Merry Christmas Ladonna ! Do you know, has anyone tracked down the sketches drawn by the 3 newspapers that were at the Terry Commission to Sitting Bull and the other Lakota in Canada in 1877 ? I have seen only one but it shows many natives and non natives in the meeting room. Thank You
It is pure fantasy. The figures are compiled from different pictures/photographs. An image from New York Times (1870) with Red Cloud is probably the template. See also this photo of Red Cloud and the NYT
The seated man with the pipe is from a Gardner photograph (1868 Fort Laramie). The gardner photo shows Man-Afraid-of-his-Horses.
Greetings from Germany and - hopefully - a HAPPY NEW YEAR to everybody! Gregor
Thank you, yes I know that pic. What I'm looking for are any other pics from the sketch artists/ reporters from the New York and Chicago papers, who were there covering the conference, and possibly even the Helena, MT newspaper. There are supposed to be more records, including an accounting of all in attendance, including all in the Native party.
I'm sure you've seen this already, but this is one of only three sketches that I know that purport to show Sitting Bull in Canada (based on a drawing by Jerome B. Stillson and taken from Harper's Weekly, Dec 1877):
There is one more of Sitting Bull addressing a council by Richard Nevitt and another sketchy portrait of him, also by Nevitt:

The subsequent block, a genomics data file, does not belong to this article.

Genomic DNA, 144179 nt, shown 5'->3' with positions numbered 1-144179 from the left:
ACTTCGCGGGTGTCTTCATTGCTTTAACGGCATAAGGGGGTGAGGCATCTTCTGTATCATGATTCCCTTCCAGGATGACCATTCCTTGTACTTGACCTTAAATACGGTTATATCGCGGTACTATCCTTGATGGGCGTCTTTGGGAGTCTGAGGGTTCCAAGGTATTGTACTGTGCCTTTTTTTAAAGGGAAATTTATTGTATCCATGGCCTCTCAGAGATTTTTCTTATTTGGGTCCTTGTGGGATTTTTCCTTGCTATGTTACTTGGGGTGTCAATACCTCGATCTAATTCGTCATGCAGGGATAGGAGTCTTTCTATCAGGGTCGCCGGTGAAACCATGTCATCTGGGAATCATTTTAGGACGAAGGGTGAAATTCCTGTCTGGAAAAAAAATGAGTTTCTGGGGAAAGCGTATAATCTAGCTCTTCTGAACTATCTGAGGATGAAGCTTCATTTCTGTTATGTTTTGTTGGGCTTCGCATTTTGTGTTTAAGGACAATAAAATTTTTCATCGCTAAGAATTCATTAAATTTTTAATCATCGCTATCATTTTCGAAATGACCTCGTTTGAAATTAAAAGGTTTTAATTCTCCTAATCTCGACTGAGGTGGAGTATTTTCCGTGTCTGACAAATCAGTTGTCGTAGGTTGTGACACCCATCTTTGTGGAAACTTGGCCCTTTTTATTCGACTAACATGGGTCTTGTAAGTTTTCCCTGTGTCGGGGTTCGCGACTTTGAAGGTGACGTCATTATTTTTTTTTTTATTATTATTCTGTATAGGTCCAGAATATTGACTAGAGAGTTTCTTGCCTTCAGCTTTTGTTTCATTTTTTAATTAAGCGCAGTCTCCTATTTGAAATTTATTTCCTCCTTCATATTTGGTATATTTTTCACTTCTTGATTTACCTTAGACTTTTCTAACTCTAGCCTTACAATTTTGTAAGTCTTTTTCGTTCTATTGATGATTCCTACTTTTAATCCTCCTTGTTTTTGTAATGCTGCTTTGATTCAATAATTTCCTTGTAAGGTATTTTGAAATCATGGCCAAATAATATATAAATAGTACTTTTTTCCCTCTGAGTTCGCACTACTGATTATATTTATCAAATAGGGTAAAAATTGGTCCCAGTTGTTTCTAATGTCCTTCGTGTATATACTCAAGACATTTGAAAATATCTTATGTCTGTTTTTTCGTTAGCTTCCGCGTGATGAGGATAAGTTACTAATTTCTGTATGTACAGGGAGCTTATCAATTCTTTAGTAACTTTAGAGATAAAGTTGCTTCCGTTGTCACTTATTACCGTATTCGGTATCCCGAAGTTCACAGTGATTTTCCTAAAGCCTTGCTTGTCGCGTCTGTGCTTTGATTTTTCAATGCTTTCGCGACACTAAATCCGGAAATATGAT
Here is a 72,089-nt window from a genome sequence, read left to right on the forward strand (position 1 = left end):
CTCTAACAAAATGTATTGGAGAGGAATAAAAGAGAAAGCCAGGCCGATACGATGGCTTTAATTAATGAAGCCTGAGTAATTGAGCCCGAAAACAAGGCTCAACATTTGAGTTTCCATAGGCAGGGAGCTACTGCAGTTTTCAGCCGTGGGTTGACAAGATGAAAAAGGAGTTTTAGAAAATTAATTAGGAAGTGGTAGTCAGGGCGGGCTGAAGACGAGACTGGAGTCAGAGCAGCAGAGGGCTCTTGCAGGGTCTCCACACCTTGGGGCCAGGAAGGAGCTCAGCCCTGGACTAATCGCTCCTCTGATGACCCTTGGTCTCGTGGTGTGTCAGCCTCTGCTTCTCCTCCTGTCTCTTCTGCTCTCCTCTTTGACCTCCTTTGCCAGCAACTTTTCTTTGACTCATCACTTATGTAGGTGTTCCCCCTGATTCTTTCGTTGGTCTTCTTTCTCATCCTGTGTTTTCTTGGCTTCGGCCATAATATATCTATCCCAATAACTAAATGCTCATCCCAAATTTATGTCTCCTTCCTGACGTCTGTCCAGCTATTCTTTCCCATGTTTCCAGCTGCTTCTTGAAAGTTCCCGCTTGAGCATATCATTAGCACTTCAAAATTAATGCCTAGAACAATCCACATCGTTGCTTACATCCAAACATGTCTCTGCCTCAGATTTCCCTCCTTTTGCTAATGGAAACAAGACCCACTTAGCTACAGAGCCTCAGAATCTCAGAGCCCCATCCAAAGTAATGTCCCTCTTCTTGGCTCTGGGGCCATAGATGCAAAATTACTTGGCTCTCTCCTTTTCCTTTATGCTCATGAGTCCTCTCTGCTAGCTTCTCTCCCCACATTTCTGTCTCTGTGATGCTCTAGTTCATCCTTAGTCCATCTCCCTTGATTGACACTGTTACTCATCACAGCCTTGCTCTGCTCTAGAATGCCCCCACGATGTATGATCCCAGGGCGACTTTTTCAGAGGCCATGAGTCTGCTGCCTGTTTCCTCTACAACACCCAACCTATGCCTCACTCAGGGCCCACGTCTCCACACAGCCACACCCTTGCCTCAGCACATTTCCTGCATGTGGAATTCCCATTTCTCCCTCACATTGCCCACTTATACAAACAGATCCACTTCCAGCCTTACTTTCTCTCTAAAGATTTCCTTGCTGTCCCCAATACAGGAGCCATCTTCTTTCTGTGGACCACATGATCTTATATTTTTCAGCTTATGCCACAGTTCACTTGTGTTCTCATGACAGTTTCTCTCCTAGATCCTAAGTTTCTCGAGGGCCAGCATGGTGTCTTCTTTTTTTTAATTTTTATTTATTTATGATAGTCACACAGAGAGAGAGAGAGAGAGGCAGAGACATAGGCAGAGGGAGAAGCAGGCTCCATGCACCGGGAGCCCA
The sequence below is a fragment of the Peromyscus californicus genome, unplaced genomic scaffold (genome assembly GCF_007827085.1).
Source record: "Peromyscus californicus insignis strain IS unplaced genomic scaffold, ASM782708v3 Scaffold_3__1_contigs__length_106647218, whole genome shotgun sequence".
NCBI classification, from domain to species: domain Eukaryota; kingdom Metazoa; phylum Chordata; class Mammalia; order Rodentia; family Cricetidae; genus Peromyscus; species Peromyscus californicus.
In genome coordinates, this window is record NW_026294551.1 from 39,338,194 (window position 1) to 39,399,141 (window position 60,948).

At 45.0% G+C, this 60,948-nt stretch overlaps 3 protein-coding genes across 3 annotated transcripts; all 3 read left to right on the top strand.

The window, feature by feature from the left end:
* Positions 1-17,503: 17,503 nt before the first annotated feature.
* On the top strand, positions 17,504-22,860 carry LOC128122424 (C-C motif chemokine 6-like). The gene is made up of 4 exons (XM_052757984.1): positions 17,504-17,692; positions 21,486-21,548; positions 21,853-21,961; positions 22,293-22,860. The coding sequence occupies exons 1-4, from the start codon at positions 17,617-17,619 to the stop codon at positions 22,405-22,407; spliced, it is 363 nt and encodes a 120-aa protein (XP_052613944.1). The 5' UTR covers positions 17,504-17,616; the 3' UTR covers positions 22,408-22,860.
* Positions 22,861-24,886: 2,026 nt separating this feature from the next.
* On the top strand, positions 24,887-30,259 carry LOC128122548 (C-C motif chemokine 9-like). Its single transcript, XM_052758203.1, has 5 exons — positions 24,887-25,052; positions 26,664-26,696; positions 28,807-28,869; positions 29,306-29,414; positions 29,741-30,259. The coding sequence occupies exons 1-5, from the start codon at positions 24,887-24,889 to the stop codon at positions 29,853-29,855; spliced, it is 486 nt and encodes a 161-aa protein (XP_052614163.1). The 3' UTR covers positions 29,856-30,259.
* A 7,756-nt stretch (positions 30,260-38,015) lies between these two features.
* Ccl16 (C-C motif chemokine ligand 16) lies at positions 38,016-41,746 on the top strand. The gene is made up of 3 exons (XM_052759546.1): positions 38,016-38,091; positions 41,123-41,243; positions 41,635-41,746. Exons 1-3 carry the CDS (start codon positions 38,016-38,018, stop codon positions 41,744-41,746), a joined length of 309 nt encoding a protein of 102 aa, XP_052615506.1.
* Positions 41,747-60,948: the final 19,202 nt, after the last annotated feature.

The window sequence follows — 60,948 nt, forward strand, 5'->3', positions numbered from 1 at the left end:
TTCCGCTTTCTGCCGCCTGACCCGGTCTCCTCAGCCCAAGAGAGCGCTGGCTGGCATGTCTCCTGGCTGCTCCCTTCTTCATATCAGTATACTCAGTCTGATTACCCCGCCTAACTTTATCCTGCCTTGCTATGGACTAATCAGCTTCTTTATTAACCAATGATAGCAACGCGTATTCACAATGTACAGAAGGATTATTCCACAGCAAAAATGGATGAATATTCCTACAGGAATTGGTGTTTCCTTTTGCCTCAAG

- unfortunately, I can no longer find the other in my files!
Hi grahamew, thanks for posting the pictures. Yes, we were already familiar with them. The Sitting Bull picture in Harpers is of course by Jerome Stillson, the second is attributed to Dr. Richard B. Nevitt - more on that later.
There also seem to have been discussions about Stillson's authorship. In a letter dated January 15, 1878 to his fiancé Elizabeth "Lizzie" Beaty, Nevitt writes: „The pictures in Harpers credited to Stillson are his. The one of Sitting Bull – no one would recognize. He had on a big fur cap and that is about all that looks like him. The little scene called S.B.‘s travelling outfit is a picture of a half breed lodge …. near Fort Walsh.“ So he seemed to be a poor draftsman in Nevitts mind. To me, the sketch reminds me of the Blackfoot chief Crawfoot.
Now to Nevitt, who was a police physician for the North-West Mounted Police in Canada, stationed in Fort McLeod, Alberta, where he stayed from 1874 to 1878. Nevitt and Dr. John Kittson were the first full-time physicians on the Prairies. They build Alberta’s first hospital at Fort McLeod.
The Sitting Bull sketch by Nevitt is said to have been made during a meeting with Assistant Commissioner Irvine on June 2nd, 1877. And this is where the riddle begins.
Hier some important dates: On May 25th, 1877 Irvine telegraphed from Fort Benton to Ottawa: „Sitting Bull on Canadian Side with 135 lodges, about 60 Miles from Fort Walsh …“.
Major Walsh arranged a meeting with SB and Irvine on June 2nd, as said before.
The next dates are from Nevitts letters to „Lizzie“ – all published and online on www.glenbow.org/ (Glenbow Museum). These letters are written in a Diary style (different days in one letter):
April 11th, 1877 (Wednesday) „Walsh from Cypress Hill went out to Wood Mountain and visited a lot of Sioux there …. Sitting Bull is no more than a good soldier and he is n obig chief. They say that they were originally Britisch Indians …“